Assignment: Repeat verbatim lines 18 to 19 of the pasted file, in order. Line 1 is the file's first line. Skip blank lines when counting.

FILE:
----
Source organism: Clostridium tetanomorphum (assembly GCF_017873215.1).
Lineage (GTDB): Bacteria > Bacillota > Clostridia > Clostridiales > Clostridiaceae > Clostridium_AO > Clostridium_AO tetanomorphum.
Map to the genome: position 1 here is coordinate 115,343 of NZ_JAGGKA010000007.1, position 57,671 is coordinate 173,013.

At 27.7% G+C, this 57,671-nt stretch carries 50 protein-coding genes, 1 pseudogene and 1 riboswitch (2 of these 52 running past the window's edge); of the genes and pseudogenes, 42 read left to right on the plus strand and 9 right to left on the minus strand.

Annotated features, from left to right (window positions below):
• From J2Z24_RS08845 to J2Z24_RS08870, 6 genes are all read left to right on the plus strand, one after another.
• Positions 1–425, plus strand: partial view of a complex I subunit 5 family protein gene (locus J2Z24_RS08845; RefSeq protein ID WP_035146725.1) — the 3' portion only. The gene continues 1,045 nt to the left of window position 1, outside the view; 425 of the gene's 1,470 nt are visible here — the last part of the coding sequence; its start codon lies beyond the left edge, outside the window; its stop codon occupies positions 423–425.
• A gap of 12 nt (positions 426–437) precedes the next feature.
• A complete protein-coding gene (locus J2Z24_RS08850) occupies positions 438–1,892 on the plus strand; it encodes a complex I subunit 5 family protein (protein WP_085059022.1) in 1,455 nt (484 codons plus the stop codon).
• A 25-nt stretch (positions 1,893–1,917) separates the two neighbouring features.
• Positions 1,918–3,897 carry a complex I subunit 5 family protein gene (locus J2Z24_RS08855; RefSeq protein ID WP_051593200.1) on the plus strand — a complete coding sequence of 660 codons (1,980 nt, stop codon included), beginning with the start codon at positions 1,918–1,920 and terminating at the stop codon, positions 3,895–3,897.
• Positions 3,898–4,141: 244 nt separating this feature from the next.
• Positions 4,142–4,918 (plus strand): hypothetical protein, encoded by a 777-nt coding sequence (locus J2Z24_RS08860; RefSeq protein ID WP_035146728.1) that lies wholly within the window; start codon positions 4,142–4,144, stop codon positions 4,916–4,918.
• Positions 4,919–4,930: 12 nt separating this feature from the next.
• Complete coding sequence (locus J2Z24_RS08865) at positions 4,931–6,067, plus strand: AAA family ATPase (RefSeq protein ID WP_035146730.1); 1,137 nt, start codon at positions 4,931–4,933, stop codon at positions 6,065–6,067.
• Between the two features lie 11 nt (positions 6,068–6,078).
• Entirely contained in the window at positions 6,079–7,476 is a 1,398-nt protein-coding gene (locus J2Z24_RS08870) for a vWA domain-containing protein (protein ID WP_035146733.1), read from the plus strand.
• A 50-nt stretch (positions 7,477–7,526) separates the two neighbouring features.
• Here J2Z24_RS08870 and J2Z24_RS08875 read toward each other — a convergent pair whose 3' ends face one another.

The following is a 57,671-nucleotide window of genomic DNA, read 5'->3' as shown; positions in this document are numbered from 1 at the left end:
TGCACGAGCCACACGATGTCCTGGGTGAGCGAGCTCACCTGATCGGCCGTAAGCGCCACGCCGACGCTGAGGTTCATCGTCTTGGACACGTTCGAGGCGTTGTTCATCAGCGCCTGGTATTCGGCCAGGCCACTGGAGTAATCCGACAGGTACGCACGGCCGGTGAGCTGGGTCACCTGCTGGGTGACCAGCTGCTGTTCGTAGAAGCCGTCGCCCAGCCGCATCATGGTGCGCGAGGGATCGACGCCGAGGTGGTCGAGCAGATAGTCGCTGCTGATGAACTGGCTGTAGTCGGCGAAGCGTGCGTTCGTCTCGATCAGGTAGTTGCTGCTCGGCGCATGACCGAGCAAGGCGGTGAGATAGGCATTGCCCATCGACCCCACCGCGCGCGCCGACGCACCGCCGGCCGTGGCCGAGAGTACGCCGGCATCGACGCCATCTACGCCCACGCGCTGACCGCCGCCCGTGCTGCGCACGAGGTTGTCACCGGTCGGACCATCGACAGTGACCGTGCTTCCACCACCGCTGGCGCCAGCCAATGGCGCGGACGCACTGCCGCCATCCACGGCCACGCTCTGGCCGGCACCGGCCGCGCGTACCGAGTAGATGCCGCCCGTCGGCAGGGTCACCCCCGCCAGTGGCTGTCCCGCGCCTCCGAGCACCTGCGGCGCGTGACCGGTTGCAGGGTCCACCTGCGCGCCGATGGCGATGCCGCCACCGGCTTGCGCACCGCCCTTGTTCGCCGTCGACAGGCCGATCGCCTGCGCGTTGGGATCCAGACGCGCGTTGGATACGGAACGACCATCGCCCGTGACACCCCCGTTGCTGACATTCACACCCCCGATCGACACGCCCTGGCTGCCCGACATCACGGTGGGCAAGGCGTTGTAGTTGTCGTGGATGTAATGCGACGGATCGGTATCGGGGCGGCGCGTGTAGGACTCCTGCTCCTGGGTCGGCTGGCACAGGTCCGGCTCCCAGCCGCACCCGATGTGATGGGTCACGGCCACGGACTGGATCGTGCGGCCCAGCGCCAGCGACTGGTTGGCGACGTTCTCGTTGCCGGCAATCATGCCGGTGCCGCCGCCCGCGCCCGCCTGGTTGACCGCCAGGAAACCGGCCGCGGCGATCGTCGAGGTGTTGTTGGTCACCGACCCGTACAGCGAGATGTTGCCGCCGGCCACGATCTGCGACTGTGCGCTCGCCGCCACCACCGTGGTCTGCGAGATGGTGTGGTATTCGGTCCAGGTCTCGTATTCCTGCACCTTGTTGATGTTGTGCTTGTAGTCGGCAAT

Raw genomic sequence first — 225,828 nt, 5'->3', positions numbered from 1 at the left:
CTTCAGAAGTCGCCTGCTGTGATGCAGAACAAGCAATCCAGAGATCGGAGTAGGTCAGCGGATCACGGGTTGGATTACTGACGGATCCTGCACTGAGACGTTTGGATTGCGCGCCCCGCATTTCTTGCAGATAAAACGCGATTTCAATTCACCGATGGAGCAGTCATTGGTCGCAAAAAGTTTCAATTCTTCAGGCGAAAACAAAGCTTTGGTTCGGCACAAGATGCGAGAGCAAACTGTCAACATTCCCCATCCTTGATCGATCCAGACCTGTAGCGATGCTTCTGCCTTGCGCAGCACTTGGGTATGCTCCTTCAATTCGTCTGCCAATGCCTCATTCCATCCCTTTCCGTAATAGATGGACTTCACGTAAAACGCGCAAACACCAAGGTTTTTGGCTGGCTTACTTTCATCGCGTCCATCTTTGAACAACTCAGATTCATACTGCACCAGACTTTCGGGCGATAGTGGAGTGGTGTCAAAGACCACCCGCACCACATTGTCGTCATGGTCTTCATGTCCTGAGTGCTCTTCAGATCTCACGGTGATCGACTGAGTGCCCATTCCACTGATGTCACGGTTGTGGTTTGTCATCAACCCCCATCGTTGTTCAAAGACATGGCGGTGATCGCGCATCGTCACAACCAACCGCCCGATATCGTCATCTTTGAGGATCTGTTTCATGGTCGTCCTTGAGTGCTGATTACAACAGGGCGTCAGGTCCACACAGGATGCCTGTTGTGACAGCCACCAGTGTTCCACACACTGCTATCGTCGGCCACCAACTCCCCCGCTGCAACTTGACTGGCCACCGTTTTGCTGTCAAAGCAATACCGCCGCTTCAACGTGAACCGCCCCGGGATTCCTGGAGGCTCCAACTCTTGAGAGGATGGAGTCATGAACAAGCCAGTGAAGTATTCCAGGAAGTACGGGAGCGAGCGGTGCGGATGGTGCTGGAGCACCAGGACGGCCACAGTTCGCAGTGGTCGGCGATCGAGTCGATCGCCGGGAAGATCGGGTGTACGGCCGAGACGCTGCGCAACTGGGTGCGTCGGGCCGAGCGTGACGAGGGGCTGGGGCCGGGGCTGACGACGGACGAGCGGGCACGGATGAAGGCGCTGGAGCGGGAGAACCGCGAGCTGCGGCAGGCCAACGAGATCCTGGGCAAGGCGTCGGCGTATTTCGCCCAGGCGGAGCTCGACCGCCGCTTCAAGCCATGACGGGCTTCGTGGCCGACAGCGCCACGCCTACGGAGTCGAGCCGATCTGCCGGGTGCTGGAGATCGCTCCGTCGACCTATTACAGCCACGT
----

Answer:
• A 50-nt stretch (positions 7,477–7,526) separates the two neighbouring features.
• Here J2Z24_RS08870 and J2Z24_RS08875 read toward each other — a convergent pair whose 3' ends face one another.